Getting fit- a healthy balance
In order to keep making improvements, an exercise plan of slowly increasing intensity is crucial.
Your body is comprised of several systems, all of which work together to keep you in a state of balance, allowing your body to work as efficiently as possible. In order to make physical adaptations you need to gently push the body, little by little, allowing time for it to adapt and grow.
In the initial stages of exercise changes can take place quite quickly, but can sometimes slow as time goes on. This is often the point at which people can lose momentum, and where a progressive plan is essential. In order to keep making improvements, an exercise plan of slowly increasing intensity is crucial. This 12 week program progressively trains the body, allowing it to continue to make changes in manageable steps.
Sporadic exercise, or random workouts will produce little or no change to your body.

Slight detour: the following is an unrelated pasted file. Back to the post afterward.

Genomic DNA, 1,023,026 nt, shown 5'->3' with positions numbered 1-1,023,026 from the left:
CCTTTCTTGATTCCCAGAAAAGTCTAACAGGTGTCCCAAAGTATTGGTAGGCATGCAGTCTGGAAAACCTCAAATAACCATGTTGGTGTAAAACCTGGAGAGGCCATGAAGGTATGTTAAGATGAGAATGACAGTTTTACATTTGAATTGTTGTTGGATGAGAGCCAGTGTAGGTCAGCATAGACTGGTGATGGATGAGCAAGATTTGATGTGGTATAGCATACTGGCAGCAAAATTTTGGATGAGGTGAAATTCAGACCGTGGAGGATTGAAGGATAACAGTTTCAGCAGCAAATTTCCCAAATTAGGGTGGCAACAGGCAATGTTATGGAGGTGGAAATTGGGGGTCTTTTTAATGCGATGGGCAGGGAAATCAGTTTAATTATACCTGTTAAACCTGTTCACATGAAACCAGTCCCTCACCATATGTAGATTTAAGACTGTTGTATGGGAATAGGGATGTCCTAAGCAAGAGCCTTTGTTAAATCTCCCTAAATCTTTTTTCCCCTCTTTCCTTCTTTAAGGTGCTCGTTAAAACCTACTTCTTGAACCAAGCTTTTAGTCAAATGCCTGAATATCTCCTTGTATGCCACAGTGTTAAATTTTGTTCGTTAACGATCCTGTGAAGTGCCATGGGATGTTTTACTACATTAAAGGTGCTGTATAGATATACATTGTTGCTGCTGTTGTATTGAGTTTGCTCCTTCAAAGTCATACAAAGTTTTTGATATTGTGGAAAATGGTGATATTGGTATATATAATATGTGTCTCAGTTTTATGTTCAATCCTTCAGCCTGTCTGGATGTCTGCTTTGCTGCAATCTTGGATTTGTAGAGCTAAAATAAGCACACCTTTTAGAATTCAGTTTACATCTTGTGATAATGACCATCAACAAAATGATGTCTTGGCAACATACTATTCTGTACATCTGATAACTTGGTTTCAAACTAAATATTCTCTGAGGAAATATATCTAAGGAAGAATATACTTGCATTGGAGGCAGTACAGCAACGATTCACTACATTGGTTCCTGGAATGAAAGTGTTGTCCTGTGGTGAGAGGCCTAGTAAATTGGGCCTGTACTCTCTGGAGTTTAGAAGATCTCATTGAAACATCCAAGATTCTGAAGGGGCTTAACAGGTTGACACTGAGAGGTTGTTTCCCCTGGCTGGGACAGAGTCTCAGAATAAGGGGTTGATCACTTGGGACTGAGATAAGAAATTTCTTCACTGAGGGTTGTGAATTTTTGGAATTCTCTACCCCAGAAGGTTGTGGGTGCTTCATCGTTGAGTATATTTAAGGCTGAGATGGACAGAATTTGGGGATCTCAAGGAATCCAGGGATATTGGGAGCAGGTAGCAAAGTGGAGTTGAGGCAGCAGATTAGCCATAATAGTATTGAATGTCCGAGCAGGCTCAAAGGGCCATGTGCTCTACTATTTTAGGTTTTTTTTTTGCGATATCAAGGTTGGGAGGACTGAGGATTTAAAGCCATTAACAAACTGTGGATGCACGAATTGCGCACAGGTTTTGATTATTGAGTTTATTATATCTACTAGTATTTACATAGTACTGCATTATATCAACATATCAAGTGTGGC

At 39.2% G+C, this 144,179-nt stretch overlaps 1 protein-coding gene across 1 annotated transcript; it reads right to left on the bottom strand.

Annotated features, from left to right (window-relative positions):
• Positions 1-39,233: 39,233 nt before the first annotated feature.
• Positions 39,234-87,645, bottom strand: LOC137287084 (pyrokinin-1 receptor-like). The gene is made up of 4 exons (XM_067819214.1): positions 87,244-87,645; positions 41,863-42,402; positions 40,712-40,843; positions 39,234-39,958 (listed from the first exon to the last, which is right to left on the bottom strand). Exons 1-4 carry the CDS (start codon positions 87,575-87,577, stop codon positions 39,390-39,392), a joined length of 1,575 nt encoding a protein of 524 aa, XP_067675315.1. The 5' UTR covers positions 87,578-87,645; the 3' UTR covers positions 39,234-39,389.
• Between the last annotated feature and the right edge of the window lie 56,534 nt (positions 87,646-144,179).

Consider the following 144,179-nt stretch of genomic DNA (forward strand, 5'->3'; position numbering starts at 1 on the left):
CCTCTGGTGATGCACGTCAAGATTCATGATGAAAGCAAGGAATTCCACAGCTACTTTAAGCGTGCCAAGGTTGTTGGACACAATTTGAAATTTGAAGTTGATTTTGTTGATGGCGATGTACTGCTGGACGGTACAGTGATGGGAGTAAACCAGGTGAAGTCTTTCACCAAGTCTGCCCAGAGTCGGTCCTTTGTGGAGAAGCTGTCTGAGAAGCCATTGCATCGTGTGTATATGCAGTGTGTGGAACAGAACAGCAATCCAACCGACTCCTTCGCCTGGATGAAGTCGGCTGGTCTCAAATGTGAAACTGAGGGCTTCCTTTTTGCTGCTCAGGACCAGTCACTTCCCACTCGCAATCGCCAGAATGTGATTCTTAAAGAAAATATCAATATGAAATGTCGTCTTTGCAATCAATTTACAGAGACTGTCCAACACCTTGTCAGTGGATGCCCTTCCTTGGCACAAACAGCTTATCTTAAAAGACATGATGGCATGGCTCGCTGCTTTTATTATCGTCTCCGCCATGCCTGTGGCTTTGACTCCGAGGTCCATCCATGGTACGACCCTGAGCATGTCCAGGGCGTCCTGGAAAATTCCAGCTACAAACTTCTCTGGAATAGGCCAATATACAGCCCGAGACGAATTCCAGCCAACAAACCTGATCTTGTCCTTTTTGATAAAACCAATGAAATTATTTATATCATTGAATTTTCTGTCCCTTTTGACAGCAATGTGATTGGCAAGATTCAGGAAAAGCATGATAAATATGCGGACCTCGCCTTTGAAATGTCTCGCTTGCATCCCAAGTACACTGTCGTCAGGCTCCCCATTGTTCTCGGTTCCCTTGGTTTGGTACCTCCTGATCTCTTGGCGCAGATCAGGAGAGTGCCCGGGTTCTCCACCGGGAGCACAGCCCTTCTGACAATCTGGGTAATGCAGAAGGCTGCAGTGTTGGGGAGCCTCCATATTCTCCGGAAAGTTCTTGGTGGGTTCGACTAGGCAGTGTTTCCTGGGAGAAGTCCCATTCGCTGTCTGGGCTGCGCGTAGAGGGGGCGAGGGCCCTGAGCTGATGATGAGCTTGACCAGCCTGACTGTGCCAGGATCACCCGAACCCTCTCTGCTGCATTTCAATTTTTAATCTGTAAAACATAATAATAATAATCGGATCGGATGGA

Consistency is key. It is far better to do 5 x 20 minute work outs per week than one long 100 minute workout. At the beginning, keep it short and manageable, building up over time.
In order to grow, your body needs sufficient rest.
Not bed rest! But a gentler form of exercise. Take time during the week for gentle, non-aerobic activity. By varying the program it is possible to keep exercising whilst allowing the body to recuperate, and for the muscles to recover. On these days, you might for example choose to do a yoga or Pilates class, swimming or even a walk.
Goals are there to inspire and motivate, not intimidate.
Build up to your ideal fitness level; going for a 10 mile run on day one will likely put you off running for life. Make subtle changes to your diet; cutting out all the things you love will make you crave them more.
It is important to be realistic about what you want to achieve, and to understand that this is not a quick fix. Whilst it is great to be enthusiastic, it is important to remember to start slow and steady and build up to a long term adjustment in diet, health and fitness, rather than having a complete overhaul all at once.